# Suppose you are blowing a spherical bubble, filling it in with air at a uniform rate of 400mm^3/s. How fast is the radius of the bubble increasing by the time it is already 20mm long?

Differentiate the two sides in terms of time:

By signing up, you agree to our Terms of Service and Privacy Policy

To find the rate at which the radius of the bubble is increasing, we can use the formula for the volume of a sphere, which is (V = \frac{4}{3}\pi r^3), where (V) is the volume and (r) is the radius.

We are given that the volume is increasing at a rate of (400 , \text{mm}^3/\text{s}). So, we can find the rate of change of the radius, ( \frac{dr}{dt} ), by differentiating the volume formula with respect to time (t), assuming the radius is also a function of time.

[ \frac{dV}{dt} = \frac{d}{dt}\left(\frac{4}{3}\pi r^3\right) ]

Using the chain rule, we get:

[ \frac{dV}{dt} = 4\pi r^2 \frac{dr}{dt} ]

Given that ( \frac{dV}{dt} = 400 , \text{mm}^3/\text{s} ) and ( r = 20 , \text{mm} ) (when the bubble has a radius of ( 20 , \text{mm} )), we can solve for ( \frac{dr}{dt} ):

[ 400 = 4\pi (20)^2 \frac{dr}{dt} ] [ 400 = 1600\pi \frac{dr}{dt} ] [ \frac{dr}{dt} = \frac{400}{1600\pi} ] [ \frac{dr}{dt} = \frac{1}{4\pi} ]

So, the rate at which the radius of the bubble is increasing when it is 20 mm long is ( \frac{1}{4\pi} ) mm/s.

By signing up, you agree to our Terms of Service and Privacy Policy

When evaluating a one-sided limit, you need to be careful when a quantity is approaching zero since its sign is different depending on which way it is approaching zero from. Let us look at some examples.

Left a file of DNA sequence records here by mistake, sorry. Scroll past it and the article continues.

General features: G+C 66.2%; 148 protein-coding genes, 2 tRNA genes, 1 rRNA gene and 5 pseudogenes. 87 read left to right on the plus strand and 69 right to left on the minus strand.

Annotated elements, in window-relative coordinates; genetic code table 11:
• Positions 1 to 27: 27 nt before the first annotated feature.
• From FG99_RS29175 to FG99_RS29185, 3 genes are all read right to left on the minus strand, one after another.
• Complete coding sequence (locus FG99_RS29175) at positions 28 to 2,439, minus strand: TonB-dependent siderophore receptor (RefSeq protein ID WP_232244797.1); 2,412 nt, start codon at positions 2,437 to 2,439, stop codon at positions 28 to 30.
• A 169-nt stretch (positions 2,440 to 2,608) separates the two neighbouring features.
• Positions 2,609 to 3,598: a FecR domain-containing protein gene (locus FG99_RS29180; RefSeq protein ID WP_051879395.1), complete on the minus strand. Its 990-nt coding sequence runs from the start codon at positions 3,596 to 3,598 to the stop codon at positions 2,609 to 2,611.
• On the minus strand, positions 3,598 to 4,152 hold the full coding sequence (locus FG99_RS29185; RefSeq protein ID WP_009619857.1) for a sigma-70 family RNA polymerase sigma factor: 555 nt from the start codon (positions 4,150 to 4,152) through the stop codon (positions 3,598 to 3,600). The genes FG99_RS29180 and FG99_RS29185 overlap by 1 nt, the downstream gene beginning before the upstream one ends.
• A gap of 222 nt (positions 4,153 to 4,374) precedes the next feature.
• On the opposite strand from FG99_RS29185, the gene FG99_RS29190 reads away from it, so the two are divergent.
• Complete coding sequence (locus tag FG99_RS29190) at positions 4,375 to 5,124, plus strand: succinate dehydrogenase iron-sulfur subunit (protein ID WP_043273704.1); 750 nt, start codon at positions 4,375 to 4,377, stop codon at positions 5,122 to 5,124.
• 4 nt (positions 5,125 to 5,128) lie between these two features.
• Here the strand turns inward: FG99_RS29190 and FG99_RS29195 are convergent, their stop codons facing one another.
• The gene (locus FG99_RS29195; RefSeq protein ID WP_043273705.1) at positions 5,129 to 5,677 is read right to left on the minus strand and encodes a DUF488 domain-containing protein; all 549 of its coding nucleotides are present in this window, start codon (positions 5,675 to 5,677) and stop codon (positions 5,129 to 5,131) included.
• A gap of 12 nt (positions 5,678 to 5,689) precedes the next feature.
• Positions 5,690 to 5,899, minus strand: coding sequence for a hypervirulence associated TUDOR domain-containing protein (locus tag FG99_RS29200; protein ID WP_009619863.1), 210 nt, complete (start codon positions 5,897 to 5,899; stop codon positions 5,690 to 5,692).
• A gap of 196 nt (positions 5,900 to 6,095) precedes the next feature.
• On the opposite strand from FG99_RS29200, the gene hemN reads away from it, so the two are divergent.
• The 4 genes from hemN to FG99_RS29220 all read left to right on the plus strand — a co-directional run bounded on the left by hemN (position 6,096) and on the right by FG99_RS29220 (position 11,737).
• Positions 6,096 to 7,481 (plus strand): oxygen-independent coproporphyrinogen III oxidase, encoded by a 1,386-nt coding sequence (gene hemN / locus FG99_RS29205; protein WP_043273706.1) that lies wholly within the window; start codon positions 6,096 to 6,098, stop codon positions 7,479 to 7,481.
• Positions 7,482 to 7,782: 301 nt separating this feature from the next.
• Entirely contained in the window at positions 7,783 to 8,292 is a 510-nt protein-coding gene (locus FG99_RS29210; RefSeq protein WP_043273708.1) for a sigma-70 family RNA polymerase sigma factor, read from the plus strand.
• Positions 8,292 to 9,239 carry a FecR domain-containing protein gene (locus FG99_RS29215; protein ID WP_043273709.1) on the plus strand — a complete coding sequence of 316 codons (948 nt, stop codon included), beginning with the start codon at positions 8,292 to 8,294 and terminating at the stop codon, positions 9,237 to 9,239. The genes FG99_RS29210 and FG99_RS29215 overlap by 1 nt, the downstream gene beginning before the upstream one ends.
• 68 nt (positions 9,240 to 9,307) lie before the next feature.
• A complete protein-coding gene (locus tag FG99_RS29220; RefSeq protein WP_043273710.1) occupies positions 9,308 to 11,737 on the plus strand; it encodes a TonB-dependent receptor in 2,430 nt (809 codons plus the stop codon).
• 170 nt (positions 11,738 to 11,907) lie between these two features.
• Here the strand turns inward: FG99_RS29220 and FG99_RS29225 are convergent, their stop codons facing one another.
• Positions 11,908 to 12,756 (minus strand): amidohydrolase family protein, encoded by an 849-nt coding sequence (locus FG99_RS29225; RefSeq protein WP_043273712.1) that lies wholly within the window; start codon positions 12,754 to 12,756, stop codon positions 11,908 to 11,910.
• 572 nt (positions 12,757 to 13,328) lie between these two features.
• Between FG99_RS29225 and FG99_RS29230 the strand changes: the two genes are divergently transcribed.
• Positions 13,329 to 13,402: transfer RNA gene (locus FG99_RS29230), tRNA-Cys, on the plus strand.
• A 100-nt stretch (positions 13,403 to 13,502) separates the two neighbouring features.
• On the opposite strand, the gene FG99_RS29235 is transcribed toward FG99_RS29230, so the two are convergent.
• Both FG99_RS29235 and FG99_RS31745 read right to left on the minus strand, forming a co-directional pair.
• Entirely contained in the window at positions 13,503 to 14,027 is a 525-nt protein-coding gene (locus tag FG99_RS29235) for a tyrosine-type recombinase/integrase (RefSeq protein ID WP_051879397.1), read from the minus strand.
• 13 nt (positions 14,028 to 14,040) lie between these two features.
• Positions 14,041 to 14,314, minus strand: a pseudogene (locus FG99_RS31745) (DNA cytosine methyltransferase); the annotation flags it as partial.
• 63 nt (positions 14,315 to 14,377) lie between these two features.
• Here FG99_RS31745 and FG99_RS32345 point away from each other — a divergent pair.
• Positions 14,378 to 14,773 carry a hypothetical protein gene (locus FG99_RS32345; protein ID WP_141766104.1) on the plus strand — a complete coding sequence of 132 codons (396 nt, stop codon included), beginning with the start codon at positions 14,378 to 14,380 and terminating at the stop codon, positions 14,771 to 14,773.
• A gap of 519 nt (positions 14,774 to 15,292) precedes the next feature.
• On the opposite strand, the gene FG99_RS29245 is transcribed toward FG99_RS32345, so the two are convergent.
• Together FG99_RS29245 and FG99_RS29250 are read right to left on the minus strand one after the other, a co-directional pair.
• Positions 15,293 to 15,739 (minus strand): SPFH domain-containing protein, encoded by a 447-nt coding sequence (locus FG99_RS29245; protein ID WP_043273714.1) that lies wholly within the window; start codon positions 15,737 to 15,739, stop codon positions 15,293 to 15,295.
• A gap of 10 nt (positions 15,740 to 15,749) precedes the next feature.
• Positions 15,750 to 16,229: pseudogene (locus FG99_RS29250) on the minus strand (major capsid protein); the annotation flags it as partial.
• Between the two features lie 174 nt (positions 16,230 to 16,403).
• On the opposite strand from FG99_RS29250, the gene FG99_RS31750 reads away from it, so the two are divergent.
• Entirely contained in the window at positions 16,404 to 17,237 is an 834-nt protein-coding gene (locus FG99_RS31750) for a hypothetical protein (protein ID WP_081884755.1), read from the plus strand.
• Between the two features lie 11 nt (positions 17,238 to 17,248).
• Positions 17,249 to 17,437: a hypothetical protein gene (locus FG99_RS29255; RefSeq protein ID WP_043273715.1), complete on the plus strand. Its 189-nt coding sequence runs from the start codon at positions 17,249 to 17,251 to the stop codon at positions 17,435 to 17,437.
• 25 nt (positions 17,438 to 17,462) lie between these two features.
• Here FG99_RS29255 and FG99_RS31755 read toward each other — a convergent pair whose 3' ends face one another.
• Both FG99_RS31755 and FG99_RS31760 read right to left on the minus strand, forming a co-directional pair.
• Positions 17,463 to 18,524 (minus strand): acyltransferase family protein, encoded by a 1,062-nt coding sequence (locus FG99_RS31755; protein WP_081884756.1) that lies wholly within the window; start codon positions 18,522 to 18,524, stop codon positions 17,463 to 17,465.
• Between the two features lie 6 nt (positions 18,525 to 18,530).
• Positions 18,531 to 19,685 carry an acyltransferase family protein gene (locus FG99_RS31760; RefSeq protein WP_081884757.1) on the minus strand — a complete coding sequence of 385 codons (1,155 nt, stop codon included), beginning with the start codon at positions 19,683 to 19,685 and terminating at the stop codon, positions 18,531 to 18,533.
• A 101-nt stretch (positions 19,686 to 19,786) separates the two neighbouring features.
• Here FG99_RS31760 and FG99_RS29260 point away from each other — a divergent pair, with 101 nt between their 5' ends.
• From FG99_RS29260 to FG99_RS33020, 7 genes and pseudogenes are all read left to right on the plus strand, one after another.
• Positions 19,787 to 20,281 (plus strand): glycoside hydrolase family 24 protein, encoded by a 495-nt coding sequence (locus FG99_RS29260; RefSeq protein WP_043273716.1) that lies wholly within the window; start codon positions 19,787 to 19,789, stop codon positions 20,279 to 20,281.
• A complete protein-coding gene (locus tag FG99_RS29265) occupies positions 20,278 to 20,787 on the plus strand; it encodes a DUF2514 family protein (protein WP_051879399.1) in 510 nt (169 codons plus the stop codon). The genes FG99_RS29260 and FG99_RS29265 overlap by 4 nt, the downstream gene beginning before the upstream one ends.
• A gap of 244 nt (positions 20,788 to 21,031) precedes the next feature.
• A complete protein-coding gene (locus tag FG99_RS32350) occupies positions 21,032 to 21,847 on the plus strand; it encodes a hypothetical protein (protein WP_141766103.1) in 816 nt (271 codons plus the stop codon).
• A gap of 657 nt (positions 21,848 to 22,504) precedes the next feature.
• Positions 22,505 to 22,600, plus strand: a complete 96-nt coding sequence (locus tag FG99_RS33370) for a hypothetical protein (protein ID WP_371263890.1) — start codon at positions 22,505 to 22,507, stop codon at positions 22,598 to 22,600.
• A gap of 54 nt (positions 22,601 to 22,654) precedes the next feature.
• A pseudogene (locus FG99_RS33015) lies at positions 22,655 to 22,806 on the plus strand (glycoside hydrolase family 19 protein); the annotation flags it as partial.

When evaluating a one-sided limit, you need to be careful when a quantity is approaching zero since its sign is different depending on which way it is approaching zero from. Let us look at some examples.

When evaluating a one-sided limit, you need to be careful when a quantity is approaching zero since its sign is different depending on which way it is approaching zero from. Let us look at some examples.

- How do you use the definition of a derivative to show that if #f(x)=1/x# then #f'(x)=-1/x^2#?
- What is the equation of the line tangent to #f(x)= sqrt(3x^3-2x) # at #x=2#?
- What is the slope of the line normal to the tangent line of #f(x) = tanx+sin(x-pi/4) # at # x= (5pi)/8 #?
- What is the equation of the normal line of #f(x)=2x^3-x^2-3x+9# at #x=-1#?
- How do you find the equation of the line tangent to #y=x^2# at (2,4)?

- 98% accuracy study help
- Covers math, physics, chemistry, biology, and more
- Step-by-step, in-depth guides
- Readily available 24/7